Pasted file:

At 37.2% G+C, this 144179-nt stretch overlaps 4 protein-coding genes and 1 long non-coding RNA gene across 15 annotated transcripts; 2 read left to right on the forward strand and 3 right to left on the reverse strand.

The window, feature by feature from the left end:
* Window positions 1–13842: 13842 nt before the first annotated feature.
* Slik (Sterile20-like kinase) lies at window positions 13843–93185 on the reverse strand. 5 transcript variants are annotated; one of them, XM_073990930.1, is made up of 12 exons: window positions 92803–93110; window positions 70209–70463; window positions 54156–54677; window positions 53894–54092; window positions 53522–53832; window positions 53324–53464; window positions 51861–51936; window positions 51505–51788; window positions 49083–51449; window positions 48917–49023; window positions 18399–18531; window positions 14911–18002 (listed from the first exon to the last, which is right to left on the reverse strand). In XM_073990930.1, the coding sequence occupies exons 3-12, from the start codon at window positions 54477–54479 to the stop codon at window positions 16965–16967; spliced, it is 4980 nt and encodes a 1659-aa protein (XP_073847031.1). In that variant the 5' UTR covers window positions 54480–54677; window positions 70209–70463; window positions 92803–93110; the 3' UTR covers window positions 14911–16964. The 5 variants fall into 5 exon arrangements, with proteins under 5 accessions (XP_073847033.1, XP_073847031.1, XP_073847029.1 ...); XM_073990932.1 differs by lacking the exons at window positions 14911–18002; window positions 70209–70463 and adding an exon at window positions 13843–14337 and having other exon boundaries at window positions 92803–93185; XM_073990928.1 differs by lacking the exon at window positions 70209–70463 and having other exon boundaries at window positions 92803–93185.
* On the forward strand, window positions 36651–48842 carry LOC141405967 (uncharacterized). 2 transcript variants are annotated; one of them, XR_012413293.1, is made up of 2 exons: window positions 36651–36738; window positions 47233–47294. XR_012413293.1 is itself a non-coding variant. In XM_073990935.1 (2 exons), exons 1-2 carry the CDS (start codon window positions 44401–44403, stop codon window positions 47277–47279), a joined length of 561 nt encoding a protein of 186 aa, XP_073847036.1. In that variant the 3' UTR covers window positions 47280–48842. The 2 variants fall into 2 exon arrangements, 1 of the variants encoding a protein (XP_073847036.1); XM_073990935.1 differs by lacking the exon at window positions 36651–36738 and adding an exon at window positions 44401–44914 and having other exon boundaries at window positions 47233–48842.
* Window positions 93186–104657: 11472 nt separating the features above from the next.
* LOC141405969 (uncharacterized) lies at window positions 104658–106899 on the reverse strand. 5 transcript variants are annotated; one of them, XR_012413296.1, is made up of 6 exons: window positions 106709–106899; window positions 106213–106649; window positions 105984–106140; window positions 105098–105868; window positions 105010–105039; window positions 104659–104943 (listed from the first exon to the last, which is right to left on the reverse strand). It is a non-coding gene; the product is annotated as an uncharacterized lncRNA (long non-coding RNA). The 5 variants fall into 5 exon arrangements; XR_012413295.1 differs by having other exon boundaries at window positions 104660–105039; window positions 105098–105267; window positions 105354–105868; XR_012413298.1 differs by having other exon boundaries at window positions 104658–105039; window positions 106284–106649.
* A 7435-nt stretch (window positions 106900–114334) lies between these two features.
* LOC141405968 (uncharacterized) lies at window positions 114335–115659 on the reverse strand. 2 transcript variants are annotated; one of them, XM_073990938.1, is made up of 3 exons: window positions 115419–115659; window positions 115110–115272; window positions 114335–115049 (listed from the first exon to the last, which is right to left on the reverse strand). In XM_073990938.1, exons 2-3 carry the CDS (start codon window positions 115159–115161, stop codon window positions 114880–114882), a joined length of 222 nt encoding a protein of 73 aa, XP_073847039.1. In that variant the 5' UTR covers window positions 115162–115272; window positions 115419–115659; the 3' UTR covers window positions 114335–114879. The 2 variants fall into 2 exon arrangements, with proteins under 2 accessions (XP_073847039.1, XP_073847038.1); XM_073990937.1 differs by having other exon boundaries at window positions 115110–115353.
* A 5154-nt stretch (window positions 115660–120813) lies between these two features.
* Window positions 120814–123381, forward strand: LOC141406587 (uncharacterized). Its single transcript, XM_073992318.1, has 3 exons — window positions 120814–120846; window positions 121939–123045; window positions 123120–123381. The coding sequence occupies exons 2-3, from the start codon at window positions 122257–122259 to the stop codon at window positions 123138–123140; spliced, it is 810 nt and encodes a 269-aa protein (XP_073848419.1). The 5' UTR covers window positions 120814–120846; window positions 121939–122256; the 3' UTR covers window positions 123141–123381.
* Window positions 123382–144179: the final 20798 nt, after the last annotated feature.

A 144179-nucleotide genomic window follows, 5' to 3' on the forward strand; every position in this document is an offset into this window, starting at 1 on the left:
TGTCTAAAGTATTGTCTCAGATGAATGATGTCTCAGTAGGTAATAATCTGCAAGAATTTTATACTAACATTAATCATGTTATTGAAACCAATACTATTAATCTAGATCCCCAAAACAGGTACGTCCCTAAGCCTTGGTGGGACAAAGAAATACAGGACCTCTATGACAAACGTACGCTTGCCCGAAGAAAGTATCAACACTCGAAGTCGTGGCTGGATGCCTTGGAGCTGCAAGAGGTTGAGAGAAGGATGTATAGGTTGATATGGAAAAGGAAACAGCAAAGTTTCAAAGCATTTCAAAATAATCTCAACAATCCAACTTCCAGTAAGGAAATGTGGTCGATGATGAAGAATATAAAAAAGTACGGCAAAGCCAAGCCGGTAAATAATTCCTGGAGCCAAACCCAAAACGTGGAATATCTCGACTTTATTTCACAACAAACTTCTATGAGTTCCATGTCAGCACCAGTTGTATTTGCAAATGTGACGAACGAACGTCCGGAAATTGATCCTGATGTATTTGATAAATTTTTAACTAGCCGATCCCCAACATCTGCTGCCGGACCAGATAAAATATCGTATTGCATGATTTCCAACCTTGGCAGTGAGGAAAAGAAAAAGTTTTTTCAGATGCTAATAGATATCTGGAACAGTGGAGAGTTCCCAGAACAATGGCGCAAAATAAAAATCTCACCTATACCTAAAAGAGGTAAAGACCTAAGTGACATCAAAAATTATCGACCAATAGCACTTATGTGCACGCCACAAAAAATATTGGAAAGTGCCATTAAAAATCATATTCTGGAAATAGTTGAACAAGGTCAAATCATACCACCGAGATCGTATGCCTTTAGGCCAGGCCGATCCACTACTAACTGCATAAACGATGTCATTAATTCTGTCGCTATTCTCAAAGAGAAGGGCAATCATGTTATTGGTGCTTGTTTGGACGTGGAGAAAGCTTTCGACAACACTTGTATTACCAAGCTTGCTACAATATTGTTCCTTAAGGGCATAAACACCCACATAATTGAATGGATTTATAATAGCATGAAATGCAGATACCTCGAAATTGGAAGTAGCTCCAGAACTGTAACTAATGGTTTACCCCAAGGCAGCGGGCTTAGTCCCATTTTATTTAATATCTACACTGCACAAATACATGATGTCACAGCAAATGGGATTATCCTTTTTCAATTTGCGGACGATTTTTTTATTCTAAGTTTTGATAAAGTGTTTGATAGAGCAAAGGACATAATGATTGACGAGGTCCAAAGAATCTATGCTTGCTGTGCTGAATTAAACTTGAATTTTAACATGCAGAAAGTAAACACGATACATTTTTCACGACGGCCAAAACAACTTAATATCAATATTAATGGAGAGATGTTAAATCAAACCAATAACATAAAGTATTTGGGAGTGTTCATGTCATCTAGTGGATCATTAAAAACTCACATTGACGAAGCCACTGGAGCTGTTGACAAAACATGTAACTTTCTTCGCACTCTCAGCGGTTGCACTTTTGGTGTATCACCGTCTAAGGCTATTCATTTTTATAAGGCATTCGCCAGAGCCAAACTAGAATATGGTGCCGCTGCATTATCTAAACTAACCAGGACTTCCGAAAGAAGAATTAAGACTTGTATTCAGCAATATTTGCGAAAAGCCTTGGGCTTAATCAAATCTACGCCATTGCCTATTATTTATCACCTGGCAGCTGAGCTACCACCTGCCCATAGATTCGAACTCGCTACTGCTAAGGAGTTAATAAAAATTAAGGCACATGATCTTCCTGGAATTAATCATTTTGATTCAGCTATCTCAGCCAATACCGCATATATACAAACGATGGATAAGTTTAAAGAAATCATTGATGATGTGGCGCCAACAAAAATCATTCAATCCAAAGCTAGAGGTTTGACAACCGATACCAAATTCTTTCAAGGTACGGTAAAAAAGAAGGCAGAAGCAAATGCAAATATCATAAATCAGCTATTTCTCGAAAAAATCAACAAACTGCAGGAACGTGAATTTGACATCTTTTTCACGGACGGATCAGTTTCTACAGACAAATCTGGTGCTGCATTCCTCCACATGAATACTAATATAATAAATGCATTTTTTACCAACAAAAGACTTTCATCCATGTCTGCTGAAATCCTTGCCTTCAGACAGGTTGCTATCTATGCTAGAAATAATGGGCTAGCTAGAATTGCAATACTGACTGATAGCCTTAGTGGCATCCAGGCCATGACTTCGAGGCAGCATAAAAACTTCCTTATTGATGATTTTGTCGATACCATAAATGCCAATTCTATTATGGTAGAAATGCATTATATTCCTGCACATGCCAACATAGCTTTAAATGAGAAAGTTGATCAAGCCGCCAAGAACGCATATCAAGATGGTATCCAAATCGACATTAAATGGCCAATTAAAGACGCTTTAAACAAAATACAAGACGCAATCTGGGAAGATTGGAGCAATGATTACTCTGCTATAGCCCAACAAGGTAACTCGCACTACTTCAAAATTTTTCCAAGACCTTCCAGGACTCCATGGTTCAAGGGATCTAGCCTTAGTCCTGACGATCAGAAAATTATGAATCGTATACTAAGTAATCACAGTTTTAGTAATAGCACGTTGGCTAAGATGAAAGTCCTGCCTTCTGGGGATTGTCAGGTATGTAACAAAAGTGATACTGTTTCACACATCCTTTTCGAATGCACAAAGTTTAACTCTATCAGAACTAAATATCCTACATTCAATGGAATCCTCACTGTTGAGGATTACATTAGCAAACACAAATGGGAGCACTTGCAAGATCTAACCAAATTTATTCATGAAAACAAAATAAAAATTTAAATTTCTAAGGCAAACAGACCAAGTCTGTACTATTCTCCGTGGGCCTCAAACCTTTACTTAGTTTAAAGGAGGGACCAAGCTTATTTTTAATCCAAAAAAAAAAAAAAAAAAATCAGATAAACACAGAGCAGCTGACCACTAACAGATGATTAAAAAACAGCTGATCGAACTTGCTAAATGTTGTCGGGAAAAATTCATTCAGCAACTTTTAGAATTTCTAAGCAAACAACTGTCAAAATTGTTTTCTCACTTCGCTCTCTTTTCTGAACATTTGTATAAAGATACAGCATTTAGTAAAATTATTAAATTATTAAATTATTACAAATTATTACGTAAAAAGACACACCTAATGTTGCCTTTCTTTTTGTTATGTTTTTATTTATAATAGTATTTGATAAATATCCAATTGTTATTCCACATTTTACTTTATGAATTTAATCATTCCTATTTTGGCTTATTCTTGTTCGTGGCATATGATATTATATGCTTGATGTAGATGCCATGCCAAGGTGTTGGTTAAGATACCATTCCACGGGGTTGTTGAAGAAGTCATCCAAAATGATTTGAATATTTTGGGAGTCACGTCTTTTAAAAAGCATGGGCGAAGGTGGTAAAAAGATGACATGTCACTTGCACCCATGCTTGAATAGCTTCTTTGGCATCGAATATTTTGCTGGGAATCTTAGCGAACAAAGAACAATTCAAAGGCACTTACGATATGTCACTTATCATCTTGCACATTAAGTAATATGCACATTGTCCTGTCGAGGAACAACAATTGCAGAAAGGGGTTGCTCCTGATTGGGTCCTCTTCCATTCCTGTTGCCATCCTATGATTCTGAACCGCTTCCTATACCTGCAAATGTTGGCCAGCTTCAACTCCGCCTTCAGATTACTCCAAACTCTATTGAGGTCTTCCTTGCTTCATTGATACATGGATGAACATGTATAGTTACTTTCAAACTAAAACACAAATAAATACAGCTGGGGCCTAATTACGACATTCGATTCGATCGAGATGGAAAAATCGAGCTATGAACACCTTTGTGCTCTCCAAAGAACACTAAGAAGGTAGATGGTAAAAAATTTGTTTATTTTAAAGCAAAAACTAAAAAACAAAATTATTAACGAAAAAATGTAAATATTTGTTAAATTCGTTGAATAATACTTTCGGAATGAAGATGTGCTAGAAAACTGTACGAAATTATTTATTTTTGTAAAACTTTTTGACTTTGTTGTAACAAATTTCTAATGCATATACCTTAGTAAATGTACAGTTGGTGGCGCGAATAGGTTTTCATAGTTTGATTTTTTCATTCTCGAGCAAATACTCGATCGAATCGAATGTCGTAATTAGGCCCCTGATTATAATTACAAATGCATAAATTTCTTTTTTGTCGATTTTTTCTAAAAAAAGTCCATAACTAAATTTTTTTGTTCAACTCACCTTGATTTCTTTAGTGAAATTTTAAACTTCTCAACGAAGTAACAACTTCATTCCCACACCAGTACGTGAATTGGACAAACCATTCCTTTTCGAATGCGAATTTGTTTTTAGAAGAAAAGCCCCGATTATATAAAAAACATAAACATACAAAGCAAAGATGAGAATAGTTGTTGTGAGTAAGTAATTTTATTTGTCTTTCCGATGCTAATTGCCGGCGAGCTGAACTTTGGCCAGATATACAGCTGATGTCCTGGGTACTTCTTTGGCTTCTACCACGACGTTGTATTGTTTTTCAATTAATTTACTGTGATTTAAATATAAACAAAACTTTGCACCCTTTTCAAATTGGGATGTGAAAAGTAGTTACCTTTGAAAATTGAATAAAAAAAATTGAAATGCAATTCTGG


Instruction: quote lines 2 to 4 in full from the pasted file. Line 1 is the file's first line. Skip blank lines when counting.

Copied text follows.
The window, feature by feature from the left end:
* Window positions 1–13842: 13842 nt before the first annotated feature.
* Slik (Sterile20-like kinase) lies at window positions 13843–93185 on the reverse strand. 5 transcript variants are annotated; one of them, XM_073990930.1, is made up of 12 exons: window positions 92803–93110; window positions 70209–70463; window positions 54156–54677; window positions 53894–54092; window positions 53522–53832; window positions 53324–53464; window positions 51861–51936; window positions 51505–51788; window positions 49083–51449; window positions 48917–49023; window positions 18399–18531; window positions 14911–18002 (listed from the first exon to the last, which is right to left on the reverse strand). In XM_073990930.1, the coding sequence occupies exons 3-12, from the start codon at window positions 54477–54479 to the stop codon at window positions 16965–16967; spliced, it is 4980 nt and encodes a 1659-aa protein (XP_073847031.1). In that variant the 5' UTR covers window positions 54480–54677; window positions 70209–70463; window positions 92803–93110; the 3' UTR covers window positions 14911–16964. The 5 variants fall into 5 exon arrangements, with proteins under 5 accessions (XP_073847033.1, XP_073847031.1, XP_073847029.1 ...); XM_073990932.1 differs by lacking the exons at window positions 14911–18002; window positions 70209–70463 and adding an exon at window positions 13843–14337 and having other exon boundaries at window positions 92803–93185; XM_073990928.1 differs by lacking the exon at window positions 70209–70463 and having other exon boundaries at window positions 92803–93185.